Flickr: LeBrown James
The New Scientist Magazine did a series of studies to compare intelligence between cats and dogs. According to the New Scientist Magazine it concluded that dogs are smarter than cats by a hair.
After reading the whole article and watching the video below, I disagree with some of the results they came up with. There are several omissions they made in ascertaining their conclusion. First of all, let's look at the study results:
There were 11 categories where dogs and cats were set up to face off each other.
1. Brains - (cats win)
- cats have 300 million neurons compared with 160 million for dogs
2. Shared History - (dogs win)
- according to a DNA comparison study between dogs and grey wolves, they estimated the date of domestication to be around 135,000 years ago whereas the history of feline domestication is very unclear. The earliest evidence is traced back to ancient Egypt where cats were popular during 3000 BC onwards.
(Play the video to watch their report)
My opinion: the reason that dogs came into domestication possibly before cats is because farmers realized that dogs would perform tasks on command and they were physically stronger than cats. There was more work a farmer could assign to a dog as opposed to a cat. As with cats, farmers used them primarily in mouse catching.
The choices made by the farmers does not directly reflect the animals' intelligence. Their physical attributes and personality also had to do with whether they were suitable for farming. Cats are generally smaller than dogs and they don't do tricks on command. Cats make choices for themselves as to whether they will perform what they are told. That sounds pretty intelligent to me.
3. Bonding (dogs win)
- Dogs are famous for having strong bonds with their human companions. It is no surprise that they rule this section completely to Fido.
My view on this: It is true that dogs are more attached to humans in general, but there are many cats that are just like dogs. Cats may not display their bond with their humans as explicitly as dogs,but if a cat has chosen you as his close companion, he will look for your presence and is eager to be with you.
4. Popularity (cats win)
The winner is based on the number of people that actually own the pets. According to News Scientist there are more cat owners than dog owners.
My view on this: this does not directly say cats are more intelligent than dogs, but clearly cats are much easier to take care than dogs. They take care of their own hygiene and "bathroom" matters, which allow their owners to spend more time to work on other things. Cats are much lower maintenance than dogs. Their independence is a great virture that speaks intelligence to me.
5. Understanding (dogs win)
Dogs such as a border collie can understand over 200 words according to Science Magazine. Both dogs and cats can follow human pointing gestures, but what differ these 2 animals is that cats are much harder to train.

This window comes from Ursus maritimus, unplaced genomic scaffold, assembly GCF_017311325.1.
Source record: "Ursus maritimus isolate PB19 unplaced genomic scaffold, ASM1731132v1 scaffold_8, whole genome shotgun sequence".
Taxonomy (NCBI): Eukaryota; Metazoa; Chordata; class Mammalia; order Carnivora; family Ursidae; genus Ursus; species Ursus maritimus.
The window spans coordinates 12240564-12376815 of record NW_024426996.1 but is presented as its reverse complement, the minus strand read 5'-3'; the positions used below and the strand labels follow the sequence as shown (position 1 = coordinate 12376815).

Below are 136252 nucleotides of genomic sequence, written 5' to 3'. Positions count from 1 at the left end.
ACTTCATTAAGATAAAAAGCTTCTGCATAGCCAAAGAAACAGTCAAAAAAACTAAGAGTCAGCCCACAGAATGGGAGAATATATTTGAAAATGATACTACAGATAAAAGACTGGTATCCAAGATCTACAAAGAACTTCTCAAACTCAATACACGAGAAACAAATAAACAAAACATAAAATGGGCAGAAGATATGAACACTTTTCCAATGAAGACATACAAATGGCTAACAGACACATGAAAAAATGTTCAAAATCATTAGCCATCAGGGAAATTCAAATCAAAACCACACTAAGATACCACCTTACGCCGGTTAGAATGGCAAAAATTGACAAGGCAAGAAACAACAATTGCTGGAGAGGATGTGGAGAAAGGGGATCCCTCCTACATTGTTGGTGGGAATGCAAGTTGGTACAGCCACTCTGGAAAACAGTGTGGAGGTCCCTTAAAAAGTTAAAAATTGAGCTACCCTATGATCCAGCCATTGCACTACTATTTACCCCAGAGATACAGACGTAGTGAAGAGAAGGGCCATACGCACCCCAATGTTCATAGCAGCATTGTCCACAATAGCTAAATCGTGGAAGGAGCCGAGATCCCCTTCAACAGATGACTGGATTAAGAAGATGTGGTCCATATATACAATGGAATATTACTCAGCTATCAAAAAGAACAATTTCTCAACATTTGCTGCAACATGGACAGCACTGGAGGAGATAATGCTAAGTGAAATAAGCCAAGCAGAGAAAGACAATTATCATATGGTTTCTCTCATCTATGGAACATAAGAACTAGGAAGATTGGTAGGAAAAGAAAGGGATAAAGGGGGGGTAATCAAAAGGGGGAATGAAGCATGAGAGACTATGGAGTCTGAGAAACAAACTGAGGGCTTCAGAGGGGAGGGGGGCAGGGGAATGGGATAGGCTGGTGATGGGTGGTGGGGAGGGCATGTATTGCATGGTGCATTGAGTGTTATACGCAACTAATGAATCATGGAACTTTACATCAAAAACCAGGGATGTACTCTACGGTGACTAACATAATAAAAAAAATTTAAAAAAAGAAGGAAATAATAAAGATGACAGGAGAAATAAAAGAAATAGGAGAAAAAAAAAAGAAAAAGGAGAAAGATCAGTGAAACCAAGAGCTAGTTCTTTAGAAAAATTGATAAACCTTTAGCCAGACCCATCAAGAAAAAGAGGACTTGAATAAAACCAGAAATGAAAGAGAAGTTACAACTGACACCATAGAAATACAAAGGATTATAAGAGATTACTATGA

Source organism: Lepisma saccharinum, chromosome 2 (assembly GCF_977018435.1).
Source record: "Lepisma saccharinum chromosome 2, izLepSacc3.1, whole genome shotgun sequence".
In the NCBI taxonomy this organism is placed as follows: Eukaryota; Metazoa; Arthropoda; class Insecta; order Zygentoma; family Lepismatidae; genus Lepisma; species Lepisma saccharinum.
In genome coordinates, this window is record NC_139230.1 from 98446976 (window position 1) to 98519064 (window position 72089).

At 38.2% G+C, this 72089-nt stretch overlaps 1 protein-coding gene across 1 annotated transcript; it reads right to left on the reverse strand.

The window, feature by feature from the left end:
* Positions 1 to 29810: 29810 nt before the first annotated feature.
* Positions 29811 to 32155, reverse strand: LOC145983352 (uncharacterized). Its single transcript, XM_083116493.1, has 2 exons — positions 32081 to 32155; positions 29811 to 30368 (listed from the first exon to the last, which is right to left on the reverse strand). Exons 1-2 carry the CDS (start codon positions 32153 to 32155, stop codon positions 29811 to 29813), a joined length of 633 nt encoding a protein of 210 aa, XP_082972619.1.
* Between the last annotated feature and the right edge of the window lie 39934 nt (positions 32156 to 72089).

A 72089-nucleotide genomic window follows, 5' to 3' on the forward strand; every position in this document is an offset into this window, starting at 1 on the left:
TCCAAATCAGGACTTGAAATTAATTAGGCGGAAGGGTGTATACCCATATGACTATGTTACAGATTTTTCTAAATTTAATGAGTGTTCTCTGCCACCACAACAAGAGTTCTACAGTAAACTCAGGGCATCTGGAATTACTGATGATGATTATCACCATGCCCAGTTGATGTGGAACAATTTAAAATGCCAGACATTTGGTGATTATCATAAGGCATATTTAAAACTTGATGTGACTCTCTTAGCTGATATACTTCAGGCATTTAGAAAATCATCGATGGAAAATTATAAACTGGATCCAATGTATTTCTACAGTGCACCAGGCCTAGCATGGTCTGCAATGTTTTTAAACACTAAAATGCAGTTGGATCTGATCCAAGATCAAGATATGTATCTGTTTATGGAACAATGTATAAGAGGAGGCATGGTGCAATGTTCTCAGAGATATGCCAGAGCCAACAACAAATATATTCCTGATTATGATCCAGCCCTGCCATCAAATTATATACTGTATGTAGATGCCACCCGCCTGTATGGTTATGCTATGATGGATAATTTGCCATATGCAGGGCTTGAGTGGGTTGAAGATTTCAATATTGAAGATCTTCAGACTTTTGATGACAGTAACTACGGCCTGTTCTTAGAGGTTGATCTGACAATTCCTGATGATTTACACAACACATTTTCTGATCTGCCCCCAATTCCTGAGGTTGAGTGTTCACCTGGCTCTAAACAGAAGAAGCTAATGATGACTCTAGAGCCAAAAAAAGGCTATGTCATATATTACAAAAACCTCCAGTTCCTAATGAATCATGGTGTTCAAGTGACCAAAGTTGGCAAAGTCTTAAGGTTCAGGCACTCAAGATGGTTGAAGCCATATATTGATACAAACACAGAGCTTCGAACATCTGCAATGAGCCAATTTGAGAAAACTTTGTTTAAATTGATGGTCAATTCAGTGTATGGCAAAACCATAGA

My view on this: Because cats choose not to perform tasks without interest does not necessarily mean that they are less intelligent.
6. Problem Solving (dogs win)
Both cats and dogs they experimented with have failed many problem solving tasks they set up, but dogs seemed to perform slightly better when their owners are not present.They concluded that "not much else is known of cats' problem-solving capabilities."
My view on this: they apparently have not seen the number of videos circulating the web about cats learning to open doors, windows, cupboards all by themselves. This does not just happen to a few cats, many cats I have experienced can learn by watching their owners. The rule of thumb is that cats do things for their own benefits and interests, this applies to learning too. They can learn things quickly if they know that it will benefit them.
7. Vocalization (cats win)
Cats communicate with different sounds. In fact cats often use their vocal ability to train/manipulate us into doing what they want. That's why it's common among us, cat lovers, that we often admit we are owned by our cats.
8. Tractability (dogs win)
Dogs are easy to train. Cats are not quite so.
My view on this: That does not mean that cats are not sensitive to cues. Cats are hunters that like to prey on their own whereas dogs enjoy working in a pack. By nature, cats are very cautious about their surroundings. The reason they do not go off chasing their prey right off the bat is because they take time to study and strategize for a better move. On the other hand, dogs follow their alpha leader's orders when they hunt. Cats are thinkers rather than followers.
9. Supersenses (cats win)
10. Eco-Friendliness (cats win)
Dogs cost much higher ecological footprint than cats. They need much more food to sustain themselves than cats do.
11. Utility (dogs win)
Dogs can be utilized in various farming tasks such as hunting, herding and guarding whereas cats are known to catch mice. Cats are more popular in terms of reducing stress and being the best therapy animals.
My own conclusion to this whole study is that cats and dogs are both very intelligent animals. They have many different physical and personality differences that set them apart. Comparing their intelligence is almost like comparing apples and oranges. You can never get the perfect answer. But in my eyes, cats are always smarter :-).